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Not proud of my Polish heritage


JohnnyIrish - | 4
19 Sep 2018 #61
@Lyzko
maybe take a trip to the suburbs or to a small village, 'Polish Pride' does not extend to picking up dog-****, cigarette packets or beer bottles/cans. My local church has an enormous amount of fag ends and beer cans littering the grounds. I live not very far from a major city that receives thousands of pilgrims during August, the suburbs of there are full of rubbish, the lack of pride in the environment is shocking.
Lyzko 29 | 7,245
19 Sep 2018 #62
Ahemm, German cities, even the capital as late as the early 2000's, were often littered with dog poop, particularly in the public parks.
Poland surely has no monopoly on that score.
mafketis 24 | 9,144
19 Sep 2018 #63
Case in point:

twitter.com/AndrewHammel1/status/1042366053848899584
Ironside 50 | 10,910
19 Sep 2018 #64
maybe take a trip to the suburbs or to a small village

Right. roll eyes

My local church has an enormous amount of fag ends and beer cans littering the grounds.

You're trolling.
Crow 146 | 9,117
19 Sep 2018 #65
Well, only one that isn`t aware of proportions of its Polish heritage may not be proud of Polish heritage. Somebody failed to explain to you.
Atch 16 | 3,255
19 Sep 2018 #66
they will be taken out of state education.

What are your other options where you live?

the lack of pride in the environment is shocking

To be honest Johnny I'm surprised that you're shocked, seeing as you've been coming to Poland for 20 years. There isn't much civic spirit in Poland for various reasons. Maybe a Tidy Towns competition with ten thousand euros cash prize would do the trick!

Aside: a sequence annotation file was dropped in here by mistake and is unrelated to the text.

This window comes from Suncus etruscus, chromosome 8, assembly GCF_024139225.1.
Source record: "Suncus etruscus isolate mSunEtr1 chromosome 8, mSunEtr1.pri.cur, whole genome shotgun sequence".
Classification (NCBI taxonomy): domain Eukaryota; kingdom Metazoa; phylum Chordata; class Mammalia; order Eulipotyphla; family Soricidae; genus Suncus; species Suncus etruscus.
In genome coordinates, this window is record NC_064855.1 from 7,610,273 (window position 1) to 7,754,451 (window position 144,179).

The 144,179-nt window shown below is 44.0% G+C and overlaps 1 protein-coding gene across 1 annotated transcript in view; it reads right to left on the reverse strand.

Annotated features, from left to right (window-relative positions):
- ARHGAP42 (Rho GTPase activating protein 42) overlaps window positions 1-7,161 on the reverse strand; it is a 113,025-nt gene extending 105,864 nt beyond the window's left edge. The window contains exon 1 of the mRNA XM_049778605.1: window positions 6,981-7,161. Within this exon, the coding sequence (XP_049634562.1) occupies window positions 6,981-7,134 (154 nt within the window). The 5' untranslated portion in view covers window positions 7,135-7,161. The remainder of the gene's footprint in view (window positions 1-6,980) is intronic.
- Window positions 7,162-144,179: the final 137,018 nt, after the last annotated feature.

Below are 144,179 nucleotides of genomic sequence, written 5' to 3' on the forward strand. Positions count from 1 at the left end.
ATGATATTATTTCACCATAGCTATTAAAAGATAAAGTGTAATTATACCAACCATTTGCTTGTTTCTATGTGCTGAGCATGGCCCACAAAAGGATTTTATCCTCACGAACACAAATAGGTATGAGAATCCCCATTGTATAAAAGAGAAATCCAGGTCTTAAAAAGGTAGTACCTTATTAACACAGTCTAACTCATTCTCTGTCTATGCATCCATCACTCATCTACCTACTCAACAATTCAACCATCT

You're trolling.

He could well be. His Irish is a bit peculiar for somebody whose family comes from the Gaeltacht :)
JohnnyIrish - | 4
19 Sep 2018 #67
Ní dhéanfaidh aon ní cearr le mo Ghaeilge, an bhfuil tú líofa sa Ghaeilge? ye cheeky ballax!

Home schooling is the only option, but there is a Montessori too.

TBH, doubt we'll stay here too long, 2 months has been a long time, and trying to re-register a RHD car, christ on a bike! this country is not in the EU, it is still stuck somewhere in the past, it only appears to be in the EU for the cash.

@Ironside ...Hole and ten foot pole mean anything?

please stick to the topic
Atch 16 | 3,255
20 Sep 2018 #68
A true Gaeltacht man would say his family were from Tír Chonaill ;) I wouldn't say I was fluent but I'll tabhair cabhair duit if you have any more problems :D Your family is 'as' not 'ón'. We come 'out' of a place in Irish, not 'from'. If you haven't guessed by now, I'm a teacher :)

Home schooling is the only option, but there is a Montessori too.

Forget the home schooling. It might be ok for a short time but it's not sustainable in the long run in a foreign country. It takes a lot of time and energy and research to do it properly and if you're not a trained teacher, you need some kind of support group or network of other home schoolers who are experienced. The few people who homeschool in Ireland generally don't do it in complete isolation.

It won't do the kids any harm to attend a Polish state school for a year or so but it's a bit late in the day to be thinking about whether you want to raise them in Poland. You'll have to accept that if you settle in provincial Poland there's a high possiblity that they will grow up more Polish than Irish in outlook in many ways. If you don't want that, then give them a year here for the experience but don't settle here permanently.